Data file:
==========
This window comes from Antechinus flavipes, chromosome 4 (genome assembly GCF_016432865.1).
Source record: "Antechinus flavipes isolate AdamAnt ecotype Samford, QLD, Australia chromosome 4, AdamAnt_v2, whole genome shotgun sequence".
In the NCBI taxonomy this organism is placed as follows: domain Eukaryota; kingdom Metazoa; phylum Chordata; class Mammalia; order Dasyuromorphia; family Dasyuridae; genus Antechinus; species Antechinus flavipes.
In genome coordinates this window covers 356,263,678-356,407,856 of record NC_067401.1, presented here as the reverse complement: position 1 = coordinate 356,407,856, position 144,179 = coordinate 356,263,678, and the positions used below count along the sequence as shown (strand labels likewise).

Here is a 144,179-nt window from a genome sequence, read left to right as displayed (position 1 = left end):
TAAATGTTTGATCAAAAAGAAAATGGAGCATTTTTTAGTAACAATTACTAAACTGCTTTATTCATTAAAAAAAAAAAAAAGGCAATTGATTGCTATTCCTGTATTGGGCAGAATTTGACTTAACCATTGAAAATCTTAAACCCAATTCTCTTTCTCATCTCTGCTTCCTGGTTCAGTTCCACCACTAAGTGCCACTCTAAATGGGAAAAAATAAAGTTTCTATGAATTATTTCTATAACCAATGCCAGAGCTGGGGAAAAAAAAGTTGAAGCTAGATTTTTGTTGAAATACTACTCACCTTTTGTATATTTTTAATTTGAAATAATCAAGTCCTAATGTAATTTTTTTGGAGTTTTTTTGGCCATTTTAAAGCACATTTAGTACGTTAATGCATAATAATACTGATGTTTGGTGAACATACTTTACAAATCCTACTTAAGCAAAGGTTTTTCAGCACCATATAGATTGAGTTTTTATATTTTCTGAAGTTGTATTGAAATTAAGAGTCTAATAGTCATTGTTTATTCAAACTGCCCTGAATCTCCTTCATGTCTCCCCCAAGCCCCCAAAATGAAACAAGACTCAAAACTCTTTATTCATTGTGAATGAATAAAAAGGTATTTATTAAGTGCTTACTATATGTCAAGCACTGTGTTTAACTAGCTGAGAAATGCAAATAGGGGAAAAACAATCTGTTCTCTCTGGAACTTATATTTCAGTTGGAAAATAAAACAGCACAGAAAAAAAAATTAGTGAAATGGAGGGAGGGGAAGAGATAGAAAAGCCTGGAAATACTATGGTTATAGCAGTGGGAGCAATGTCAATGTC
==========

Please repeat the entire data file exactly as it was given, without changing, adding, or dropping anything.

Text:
This window comes from Antechinus flavipes, chromosome 4 (genome assembly GCF_016432865.1).
Source record: "Antechinus flavipes isolate AdamAnt ecotype Samford, QLD, Australia chromosome 4, AdamAnt_v2, whole genome shotgun sequence".
In the NCBI taxonomy this organism is placed as follows: domain Eukaryota; kingdom Metazoa; phylum Chordata; class Mammalia; order Dasyuromorphia; family Dasyuridae; genus Antechinus; species Antechinus flavipes.
In genome coordinates this window covers 356,263,678-356,407,856 of record NC_067401.1, presented here as the reverse complement: position 1 = coordinate 356,407,856, position 144,179 = coordinate 356,263,678, and the positions used below count along the sequence as shown (strand labels likewise).

Here is a 144,179-nt window from a genome sequence, read left to right as displayed (position 1 = left end):
TAAATGTTTGATCAAAAAGAAAATGGAGCATTTTTTAGTAACAATTACTAAACTGCTTTATTCATTAAAAAAAAAAAAAAGGCAATTGATTGCTATTCCTGTATTGGGCAGAATTTGACTTAACCATTGAAAATCTTAAACCCAATTCTCTTTCTCATCTCTGCTTCCTGGTTCAGTTCCACCACTAAGTGCCACTCTAAATGGGAAAAAATAAAGTTTCTATGAATTATTTCTATAACCAATGCCAGAGCTGGGGAAAAAAAAGTTGAAGCTAGATTTTTGTTGAAATACTACTCACCTTTTGTATATTTTTAATTTGAAATAATCAAGTCCTAATGTAATTTTTTTGGAGTTTTTTTGGCCATTTTAAAGCACATTTAGTACGTTAATGCATAATAATACTGATGTTTGGTGAACATACTTTACAAATCCTACTTAAGCAAAGGTTTTTCAGCACCATATAGATTGAGTTTTTATATTTTCTGAAGTTGTATTGAAATTAAGAGTCTAATAGTCATTGTTTATTCAAACTGCCCTGAATCTCCTTCATGTCTCCCCCAAGCCCCCAAAATGAAACAAGACTCAAAACTCTTTATTCATTGTGAATGAATAAAAAGGTATTTATTAAGTGCTTACTATATGTCAAGCACTGTGTTTAACTAGCTGAGAAATGCAAATAGGGGAAAAACAATCTGTTCTCTCTGGAACTTATATTTCAGTTGGAAAATAAAACAGCACAGAAAAAAAAATTAGTGAAATGGAGGGAGGGGAAGAGATAGAAAAGCCTGGAAATACTATGGTTATAGCAGTGGGAGCAATGTCAATGTC